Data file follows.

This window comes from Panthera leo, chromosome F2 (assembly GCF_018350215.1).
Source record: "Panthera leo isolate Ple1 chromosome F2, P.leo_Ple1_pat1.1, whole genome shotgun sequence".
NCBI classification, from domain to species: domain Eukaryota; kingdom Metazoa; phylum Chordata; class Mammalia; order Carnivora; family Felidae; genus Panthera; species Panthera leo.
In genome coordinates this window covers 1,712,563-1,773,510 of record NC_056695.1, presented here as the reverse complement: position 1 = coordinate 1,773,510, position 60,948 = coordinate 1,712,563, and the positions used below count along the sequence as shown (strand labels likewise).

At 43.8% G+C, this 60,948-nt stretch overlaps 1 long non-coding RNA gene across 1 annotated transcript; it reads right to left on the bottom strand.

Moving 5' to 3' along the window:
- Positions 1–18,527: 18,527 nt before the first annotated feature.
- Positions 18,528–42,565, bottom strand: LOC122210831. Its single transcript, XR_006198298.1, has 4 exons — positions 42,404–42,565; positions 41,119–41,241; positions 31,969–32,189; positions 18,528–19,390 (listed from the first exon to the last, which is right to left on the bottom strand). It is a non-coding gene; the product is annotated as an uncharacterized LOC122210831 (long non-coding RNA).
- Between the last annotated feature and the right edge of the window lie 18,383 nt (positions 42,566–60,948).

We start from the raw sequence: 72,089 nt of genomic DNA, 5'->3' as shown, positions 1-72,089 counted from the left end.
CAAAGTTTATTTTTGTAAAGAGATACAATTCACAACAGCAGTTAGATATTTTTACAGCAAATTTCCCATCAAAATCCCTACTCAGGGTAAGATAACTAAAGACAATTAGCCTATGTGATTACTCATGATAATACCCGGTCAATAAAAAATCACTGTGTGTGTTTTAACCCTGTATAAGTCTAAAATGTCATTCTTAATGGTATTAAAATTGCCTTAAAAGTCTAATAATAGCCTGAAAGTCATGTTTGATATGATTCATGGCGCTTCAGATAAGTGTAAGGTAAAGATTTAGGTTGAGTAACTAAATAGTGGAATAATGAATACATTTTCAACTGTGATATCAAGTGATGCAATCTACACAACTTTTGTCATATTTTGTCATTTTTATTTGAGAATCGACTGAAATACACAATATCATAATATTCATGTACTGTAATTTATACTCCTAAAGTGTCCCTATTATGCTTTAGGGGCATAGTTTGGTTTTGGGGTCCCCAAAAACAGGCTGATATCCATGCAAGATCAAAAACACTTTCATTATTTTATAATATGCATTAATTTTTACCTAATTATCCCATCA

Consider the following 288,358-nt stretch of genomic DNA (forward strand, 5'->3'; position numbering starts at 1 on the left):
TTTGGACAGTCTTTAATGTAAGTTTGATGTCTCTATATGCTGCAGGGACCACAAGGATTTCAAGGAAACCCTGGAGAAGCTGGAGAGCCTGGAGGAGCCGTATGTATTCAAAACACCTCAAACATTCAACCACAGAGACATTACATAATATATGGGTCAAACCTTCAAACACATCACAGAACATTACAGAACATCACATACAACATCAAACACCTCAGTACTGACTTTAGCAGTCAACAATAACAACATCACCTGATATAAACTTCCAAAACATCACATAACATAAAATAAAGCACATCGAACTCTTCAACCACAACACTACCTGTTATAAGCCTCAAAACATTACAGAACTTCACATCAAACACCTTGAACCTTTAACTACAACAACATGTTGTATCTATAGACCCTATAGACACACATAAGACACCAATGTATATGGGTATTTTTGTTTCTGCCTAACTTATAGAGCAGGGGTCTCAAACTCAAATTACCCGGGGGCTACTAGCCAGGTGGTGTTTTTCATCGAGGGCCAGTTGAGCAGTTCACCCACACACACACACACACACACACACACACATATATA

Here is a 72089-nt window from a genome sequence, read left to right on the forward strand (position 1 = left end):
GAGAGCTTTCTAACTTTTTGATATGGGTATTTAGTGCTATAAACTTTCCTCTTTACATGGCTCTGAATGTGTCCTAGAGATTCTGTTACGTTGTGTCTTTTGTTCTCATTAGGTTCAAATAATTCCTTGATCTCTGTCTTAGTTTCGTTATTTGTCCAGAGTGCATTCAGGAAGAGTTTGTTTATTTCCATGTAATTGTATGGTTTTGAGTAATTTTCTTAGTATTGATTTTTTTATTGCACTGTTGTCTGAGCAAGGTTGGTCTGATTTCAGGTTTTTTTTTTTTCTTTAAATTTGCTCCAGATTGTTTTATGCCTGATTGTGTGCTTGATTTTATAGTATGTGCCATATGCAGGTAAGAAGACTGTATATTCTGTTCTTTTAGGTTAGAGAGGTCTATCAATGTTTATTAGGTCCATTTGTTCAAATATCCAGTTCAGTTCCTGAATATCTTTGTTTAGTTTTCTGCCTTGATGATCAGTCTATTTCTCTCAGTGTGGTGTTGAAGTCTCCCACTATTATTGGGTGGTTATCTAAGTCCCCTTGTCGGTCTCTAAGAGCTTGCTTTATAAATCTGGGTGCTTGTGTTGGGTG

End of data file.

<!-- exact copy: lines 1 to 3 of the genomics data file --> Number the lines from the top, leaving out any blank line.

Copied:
This window comes from Panthera leo, chromosome F2 (assembly GCF_018350215.1).
Source record: "Panthera leo isolate Ple1 chromosome F2, P.leo_Ple1_pat1.1, whole genome shotgun sequence".
NCBI classification, from domain to species: domain Eukaryota; kingdom Metazoa; phylum Chordata; class Mammalia; order Carnivora; family Felidae; genus Panthera; species Panthera leo.